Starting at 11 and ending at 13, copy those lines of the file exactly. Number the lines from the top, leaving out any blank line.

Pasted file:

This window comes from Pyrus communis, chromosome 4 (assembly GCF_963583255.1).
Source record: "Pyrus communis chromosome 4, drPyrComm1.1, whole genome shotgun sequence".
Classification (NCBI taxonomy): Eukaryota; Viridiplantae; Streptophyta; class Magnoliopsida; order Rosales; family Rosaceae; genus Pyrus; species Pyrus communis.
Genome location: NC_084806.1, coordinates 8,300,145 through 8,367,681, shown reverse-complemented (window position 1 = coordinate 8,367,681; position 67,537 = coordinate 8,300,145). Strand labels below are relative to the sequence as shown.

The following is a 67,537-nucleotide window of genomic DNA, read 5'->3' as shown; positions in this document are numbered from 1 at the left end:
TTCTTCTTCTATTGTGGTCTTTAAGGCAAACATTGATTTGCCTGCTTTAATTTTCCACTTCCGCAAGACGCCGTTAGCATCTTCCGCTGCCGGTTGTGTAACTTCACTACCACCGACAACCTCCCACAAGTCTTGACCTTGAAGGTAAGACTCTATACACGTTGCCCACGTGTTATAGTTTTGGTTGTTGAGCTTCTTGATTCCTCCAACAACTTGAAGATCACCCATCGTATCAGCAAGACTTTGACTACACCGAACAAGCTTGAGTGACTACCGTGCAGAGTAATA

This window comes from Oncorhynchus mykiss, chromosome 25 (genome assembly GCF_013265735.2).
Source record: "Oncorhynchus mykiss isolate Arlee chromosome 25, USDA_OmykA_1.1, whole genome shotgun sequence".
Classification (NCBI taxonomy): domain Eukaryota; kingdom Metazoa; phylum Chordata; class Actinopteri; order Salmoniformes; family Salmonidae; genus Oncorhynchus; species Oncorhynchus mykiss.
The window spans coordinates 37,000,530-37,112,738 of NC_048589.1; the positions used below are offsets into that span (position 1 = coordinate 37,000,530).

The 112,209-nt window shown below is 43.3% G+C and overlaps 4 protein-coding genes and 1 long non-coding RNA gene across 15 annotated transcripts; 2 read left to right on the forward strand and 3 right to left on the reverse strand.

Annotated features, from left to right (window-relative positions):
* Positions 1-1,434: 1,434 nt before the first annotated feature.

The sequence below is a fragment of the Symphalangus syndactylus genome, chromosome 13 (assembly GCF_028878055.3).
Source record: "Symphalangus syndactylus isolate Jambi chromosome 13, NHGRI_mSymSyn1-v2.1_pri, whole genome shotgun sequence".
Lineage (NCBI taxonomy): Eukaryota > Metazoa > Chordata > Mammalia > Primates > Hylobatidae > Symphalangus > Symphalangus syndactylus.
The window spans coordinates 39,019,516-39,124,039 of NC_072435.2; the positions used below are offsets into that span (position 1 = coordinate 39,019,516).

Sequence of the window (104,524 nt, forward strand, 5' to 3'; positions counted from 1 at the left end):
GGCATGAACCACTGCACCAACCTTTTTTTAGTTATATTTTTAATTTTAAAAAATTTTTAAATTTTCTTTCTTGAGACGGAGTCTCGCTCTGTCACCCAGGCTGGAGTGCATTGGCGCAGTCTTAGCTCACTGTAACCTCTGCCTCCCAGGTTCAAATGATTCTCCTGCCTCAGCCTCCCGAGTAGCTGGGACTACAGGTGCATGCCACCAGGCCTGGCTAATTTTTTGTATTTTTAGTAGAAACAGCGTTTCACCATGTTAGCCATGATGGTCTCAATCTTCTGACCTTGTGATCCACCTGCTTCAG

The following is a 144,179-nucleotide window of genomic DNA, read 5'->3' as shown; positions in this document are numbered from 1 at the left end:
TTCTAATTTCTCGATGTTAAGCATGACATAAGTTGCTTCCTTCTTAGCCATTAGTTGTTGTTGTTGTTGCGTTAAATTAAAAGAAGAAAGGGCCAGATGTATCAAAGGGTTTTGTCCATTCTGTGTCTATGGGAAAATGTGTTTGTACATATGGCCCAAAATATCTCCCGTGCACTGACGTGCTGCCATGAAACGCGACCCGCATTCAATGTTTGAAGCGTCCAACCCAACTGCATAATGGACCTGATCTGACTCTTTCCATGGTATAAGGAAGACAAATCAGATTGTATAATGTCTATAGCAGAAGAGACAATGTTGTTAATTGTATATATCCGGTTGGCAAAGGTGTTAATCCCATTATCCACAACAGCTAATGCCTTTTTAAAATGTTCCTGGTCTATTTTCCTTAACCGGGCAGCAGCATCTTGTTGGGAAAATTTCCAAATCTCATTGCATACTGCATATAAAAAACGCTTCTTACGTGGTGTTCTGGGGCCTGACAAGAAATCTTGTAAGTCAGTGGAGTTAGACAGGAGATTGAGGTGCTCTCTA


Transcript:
The 112,209-nt window shown below is 43.3% G+C and overlaps 4 protein-coding genes and 1 long non-coding RNA gene across 15 annotated transcripts; 2 read left to right on the forward strand and 3 right to left on the reverse strand.

Annotated features, from left to right (window-relative positions):
* Positions 1-1,434: 1,434 nt before the first annotated feature.